A group of 47 members of Congress are urging the Secretary of the Department of Defense to “immediately revoke” the COVID-19 vaccine mandate he issued last August for all service members, civilian personnel, and contractors. They’ve also asked him to re-instate those who’ve already been discharged for noncompliance.
In a Sept. 15 letter to Defense Secretary Lloyd Austin, they wrote “to express our grave concern over the effect of the Department of Defense’s COVID-19 vaccine mandate on the readiness of our Armed Forces, particularly the U.S. Army.
On Wednesday, a federal judge in Georgia ruled in favor of an anonymous Air Force officer who refused to take a COVID-19 vaccine as per the Air Force’s mandate, scoring another victory for freedom of religion.
According to CNN, Judge Tilman Self issued a preliminary injunction forbidding both the Department of Defense and the U.S. Air Force from enforcing its vaccine mandate on the female officer, who sought a religious exemption from the vaccine.
On Wednesday, the United States Army announced that it will begin the process of discharging any soldiers who refuse to get the COVID-19 vaccine effective immediately.
As reported by ABC News, the Army is the last branch of the United States military to fully discharge those who do not comply with the strict vaccine mandates; the Navy, Air Force, and Marine Corps have already discharged all personnel who refuse the vaccines, from active-duty members to entry-level members at boot camps.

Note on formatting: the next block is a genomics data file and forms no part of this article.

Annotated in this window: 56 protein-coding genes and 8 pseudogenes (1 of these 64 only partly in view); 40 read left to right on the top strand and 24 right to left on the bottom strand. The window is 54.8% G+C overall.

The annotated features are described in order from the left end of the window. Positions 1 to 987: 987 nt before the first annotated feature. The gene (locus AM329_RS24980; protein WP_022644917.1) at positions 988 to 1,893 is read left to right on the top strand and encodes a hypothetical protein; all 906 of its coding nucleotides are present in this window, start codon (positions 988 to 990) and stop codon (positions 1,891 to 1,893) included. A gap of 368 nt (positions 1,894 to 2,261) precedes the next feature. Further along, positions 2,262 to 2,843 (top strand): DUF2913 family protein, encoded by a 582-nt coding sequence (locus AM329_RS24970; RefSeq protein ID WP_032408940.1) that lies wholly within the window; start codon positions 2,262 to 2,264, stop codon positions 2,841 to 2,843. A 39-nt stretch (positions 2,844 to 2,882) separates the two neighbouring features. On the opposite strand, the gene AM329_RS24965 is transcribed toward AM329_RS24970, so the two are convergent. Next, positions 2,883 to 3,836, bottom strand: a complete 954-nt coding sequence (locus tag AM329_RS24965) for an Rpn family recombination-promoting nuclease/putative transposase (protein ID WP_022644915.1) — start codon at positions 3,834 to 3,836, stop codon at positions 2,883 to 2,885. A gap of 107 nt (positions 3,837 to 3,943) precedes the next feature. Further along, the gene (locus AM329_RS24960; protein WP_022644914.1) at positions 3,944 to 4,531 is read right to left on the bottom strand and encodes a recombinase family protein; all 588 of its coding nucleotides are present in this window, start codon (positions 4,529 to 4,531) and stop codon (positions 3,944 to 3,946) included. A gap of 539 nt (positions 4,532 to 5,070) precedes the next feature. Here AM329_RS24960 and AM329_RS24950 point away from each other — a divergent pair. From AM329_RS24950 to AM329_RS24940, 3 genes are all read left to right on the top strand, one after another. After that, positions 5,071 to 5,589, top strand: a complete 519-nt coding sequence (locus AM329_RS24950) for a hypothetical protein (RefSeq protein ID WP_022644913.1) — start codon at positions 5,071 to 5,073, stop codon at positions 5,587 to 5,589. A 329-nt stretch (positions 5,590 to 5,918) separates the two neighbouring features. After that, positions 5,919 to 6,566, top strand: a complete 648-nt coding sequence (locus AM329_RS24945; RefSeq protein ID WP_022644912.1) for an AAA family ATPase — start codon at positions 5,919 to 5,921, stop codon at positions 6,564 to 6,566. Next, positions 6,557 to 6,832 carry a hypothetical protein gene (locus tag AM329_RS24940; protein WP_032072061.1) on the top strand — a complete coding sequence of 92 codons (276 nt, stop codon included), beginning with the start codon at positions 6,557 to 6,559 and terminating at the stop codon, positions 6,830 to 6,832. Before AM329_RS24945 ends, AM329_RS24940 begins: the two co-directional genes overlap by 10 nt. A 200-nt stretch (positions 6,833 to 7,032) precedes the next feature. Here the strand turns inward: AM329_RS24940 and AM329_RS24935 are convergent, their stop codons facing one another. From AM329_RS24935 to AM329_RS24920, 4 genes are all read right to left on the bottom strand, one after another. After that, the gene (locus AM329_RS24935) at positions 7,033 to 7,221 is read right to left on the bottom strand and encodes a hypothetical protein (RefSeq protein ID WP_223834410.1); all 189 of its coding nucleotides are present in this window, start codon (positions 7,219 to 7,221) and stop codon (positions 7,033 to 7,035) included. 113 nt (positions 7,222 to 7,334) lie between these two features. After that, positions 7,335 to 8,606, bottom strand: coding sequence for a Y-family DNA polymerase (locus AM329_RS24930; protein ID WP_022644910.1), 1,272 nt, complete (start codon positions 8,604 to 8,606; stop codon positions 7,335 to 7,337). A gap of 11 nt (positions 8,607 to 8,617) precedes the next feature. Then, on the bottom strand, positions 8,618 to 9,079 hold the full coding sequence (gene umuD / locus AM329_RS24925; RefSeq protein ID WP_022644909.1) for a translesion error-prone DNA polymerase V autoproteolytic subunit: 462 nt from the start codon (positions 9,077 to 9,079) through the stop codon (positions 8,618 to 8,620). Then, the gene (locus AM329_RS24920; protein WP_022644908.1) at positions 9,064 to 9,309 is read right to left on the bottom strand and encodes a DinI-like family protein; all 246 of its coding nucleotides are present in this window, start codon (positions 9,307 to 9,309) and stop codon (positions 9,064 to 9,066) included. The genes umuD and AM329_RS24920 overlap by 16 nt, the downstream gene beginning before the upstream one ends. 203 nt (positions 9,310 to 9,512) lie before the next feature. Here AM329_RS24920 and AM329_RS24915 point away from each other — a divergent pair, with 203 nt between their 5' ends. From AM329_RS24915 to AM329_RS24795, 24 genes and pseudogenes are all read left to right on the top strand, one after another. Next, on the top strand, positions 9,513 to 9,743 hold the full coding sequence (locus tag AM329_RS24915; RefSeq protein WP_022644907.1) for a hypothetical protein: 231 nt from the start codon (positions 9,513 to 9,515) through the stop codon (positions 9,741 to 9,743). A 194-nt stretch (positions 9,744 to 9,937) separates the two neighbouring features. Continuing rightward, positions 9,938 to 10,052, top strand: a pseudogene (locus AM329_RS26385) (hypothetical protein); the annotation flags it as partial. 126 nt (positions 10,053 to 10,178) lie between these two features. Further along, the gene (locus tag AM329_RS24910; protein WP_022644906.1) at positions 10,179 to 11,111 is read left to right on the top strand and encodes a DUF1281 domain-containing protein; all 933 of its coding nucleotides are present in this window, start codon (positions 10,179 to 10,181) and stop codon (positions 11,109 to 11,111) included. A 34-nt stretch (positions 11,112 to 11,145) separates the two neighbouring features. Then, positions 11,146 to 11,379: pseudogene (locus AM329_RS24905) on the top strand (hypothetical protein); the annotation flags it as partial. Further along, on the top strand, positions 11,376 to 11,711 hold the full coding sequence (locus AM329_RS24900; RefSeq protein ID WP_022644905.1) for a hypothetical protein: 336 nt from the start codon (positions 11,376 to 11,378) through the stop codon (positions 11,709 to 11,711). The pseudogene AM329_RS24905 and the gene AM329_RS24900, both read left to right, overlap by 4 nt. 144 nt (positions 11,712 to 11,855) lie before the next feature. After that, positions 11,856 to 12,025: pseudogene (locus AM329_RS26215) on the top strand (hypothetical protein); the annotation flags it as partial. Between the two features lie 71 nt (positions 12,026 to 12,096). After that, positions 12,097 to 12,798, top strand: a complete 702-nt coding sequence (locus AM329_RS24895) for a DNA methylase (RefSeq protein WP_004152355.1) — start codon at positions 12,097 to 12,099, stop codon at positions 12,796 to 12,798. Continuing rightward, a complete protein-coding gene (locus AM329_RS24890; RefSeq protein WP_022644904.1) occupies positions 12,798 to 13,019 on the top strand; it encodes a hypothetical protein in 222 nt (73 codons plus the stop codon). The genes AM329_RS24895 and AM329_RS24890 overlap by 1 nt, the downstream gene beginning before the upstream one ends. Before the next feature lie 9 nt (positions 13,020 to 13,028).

A group of Navy SEALs obtained a victory in their legal battle against COVID-19 vaccine mandates that could have broad implications for all branches of the military, but they still face a rocky path ahead.
U.S. District Court for the Northern District of Texas Judge Reed O’Connor issued a preliminary injunction in favor of the service members, who argue their requests for religious exemption from the vaccine mandate was unfairly denied.
Congress passed a $770 billion defense bill Wednesday, authorizing a wide range of military spending for the next year.
The Senate passed the bipartisan 2022 National Defense Authorization Act with an 89-10 vote, sending the legislation to President Joe Biden. The bill, which is passed annually in some form, includes a revamp of how the the military deals with sexual assaults as well as a 2.7% pay increase for military members and employees at the Department of Defense.